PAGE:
“You know what I remember most about you?” a former student asked me yesterday as she checked out my book at the library.
I was hoping for something like you taught me to love learning.
“Your clocks,” she said, “especially that melting one.”
When I retired, I brought home my classroom clocks—the Salvador Dali melting clock, for example, and the counterclockwise clock and the math-quiz clock.
And these clocks merged with my home collection—the light-up word clock and the days-of-the-week clock and the binary-time clock and the moonlight clock and the marble-rolling clock. And I could go on. Just ask my husband, who heroically made his rounds last weekend in what is hopefully one of the last time changes.
I like the company of clocks. I like the chiming and donging and whirring and how clocks steadfastly tick away the time. There’s something about their circling hands that mimics the sun rising and setting and the stars swinging slowly across the sky and the moon being born and dying and returning to life again. This going around and around brings the night and the day. It ends the months and the years and the decades.
You can’t touch time or smell it or see it. Not really. It’s an abstract idea. But clocks make the concept of time visible. And some clocks show this in fascinating ways.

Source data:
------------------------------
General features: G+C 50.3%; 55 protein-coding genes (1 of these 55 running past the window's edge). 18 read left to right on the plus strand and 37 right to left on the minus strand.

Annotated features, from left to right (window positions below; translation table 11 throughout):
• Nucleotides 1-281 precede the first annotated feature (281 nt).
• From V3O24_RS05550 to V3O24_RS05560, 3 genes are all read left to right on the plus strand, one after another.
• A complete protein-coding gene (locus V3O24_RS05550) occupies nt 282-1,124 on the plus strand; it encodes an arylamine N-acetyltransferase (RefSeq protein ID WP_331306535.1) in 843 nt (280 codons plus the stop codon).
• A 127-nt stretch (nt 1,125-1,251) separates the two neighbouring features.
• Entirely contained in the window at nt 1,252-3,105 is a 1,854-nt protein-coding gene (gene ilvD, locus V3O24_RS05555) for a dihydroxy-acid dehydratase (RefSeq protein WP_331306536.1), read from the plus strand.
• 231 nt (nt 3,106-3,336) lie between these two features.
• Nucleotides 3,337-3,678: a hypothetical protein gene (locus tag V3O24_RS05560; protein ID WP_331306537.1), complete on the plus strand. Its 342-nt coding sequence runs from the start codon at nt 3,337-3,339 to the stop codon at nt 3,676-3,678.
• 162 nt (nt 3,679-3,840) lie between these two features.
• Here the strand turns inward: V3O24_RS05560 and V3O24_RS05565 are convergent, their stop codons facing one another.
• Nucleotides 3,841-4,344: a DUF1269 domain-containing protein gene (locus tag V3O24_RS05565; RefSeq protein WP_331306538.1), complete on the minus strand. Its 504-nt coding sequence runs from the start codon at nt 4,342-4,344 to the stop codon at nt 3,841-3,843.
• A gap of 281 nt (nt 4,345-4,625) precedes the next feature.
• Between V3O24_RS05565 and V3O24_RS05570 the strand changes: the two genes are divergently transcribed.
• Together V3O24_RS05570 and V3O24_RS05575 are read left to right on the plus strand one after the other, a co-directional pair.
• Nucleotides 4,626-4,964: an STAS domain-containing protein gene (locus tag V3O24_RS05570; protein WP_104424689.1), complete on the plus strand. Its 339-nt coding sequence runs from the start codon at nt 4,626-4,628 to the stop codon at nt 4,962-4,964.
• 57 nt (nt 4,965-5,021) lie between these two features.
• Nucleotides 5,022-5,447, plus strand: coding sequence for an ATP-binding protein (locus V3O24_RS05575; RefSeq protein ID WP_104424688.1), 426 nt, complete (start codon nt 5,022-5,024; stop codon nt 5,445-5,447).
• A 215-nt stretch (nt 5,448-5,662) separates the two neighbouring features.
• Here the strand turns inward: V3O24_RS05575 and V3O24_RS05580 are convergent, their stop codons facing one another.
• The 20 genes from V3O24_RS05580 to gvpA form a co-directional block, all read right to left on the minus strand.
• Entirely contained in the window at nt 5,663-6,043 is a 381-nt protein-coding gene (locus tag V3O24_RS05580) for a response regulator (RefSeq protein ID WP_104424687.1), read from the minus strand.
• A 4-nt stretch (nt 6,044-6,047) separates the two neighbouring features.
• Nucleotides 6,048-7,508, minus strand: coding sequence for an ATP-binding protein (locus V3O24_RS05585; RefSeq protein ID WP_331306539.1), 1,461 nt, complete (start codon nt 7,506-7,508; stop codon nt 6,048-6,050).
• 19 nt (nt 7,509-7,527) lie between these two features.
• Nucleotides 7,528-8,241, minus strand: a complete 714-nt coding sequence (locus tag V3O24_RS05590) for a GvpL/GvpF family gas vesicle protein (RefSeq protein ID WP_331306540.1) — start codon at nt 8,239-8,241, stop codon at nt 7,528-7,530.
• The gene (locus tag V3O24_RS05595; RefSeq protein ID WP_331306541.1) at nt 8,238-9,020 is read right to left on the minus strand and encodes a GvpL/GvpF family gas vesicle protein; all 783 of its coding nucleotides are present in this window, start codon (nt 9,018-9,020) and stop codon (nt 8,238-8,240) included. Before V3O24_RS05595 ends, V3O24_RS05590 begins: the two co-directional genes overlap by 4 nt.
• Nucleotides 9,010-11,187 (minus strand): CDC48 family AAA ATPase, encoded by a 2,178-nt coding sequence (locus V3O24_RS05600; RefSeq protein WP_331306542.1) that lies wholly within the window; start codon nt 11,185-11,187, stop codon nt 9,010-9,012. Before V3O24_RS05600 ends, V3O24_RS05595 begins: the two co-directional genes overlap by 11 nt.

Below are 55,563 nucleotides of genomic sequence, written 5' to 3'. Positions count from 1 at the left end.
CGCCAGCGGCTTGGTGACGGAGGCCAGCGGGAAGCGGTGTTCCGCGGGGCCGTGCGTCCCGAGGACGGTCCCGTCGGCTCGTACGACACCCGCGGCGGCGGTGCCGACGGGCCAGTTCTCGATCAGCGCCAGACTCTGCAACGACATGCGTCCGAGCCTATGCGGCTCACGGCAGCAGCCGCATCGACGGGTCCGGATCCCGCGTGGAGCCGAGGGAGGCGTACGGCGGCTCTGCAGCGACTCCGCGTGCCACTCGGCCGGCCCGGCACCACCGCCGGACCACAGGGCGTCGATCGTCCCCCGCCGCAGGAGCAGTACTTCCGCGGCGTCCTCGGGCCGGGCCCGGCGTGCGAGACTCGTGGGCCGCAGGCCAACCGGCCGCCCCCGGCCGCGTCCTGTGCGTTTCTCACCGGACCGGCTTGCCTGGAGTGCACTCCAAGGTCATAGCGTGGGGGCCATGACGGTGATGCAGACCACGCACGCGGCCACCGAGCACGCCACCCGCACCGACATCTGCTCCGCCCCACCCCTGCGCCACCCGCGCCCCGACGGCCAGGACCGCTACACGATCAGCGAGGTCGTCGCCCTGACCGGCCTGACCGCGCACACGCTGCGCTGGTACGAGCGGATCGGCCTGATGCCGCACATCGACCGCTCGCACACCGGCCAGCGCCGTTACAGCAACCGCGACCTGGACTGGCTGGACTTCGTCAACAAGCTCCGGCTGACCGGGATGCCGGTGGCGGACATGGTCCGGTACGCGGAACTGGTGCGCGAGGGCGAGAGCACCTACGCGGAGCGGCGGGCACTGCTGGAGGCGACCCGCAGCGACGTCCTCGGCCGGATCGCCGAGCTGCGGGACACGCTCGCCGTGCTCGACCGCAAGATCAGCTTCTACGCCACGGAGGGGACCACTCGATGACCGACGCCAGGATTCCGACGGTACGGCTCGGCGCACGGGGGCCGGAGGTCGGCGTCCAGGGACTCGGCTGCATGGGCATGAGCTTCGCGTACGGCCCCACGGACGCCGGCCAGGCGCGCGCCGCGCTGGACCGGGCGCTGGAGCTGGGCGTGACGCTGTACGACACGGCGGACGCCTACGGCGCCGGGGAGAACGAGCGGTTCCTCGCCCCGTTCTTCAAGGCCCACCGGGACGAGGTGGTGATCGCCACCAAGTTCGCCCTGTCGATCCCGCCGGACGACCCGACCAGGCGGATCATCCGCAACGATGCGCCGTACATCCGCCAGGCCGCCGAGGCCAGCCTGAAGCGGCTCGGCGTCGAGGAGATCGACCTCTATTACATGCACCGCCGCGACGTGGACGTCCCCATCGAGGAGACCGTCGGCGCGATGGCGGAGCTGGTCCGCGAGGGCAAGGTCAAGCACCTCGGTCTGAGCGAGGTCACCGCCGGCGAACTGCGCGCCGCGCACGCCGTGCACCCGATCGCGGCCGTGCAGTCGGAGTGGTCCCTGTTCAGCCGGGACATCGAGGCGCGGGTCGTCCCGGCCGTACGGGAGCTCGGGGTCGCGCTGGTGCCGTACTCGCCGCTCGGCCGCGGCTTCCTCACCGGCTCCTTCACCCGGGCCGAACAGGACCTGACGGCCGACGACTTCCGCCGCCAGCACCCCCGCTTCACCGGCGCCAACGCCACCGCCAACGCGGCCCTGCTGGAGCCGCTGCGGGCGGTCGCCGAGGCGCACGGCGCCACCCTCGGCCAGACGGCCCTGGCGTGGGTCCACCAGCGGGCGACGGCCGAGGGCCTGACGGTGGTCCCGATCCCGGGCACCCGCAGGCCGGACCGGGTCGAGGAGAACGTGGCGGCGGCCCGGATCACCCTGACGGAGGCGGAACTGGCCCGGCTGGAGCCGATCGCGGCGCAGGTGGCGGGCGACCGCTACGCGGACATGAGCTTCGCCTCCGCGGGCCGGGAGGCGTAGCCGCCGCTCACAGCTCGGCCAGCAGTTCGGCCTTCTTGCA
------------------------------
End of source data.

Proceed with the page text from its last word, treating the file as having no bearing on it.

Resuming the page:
I liked to watch students consider my clocks. When they stood in front of Salvador Dali’s melting clock, I hoped they would think about how time can feel distorted—how a minute on a dentist’s chair feels eternal while an afternoon skateboarding passes in a flash.
I hoped my counterclockwise clock made them curious about how the movement from left to right became standard for clocks, how many things became standard.
Now that I’m retired, all these clocks under one roof keep me strangely alert, as if messages are afloat in the air. And they keep me wondering—what if . . .
Come to think of it. Getting remembered for clocks? This is fine with me.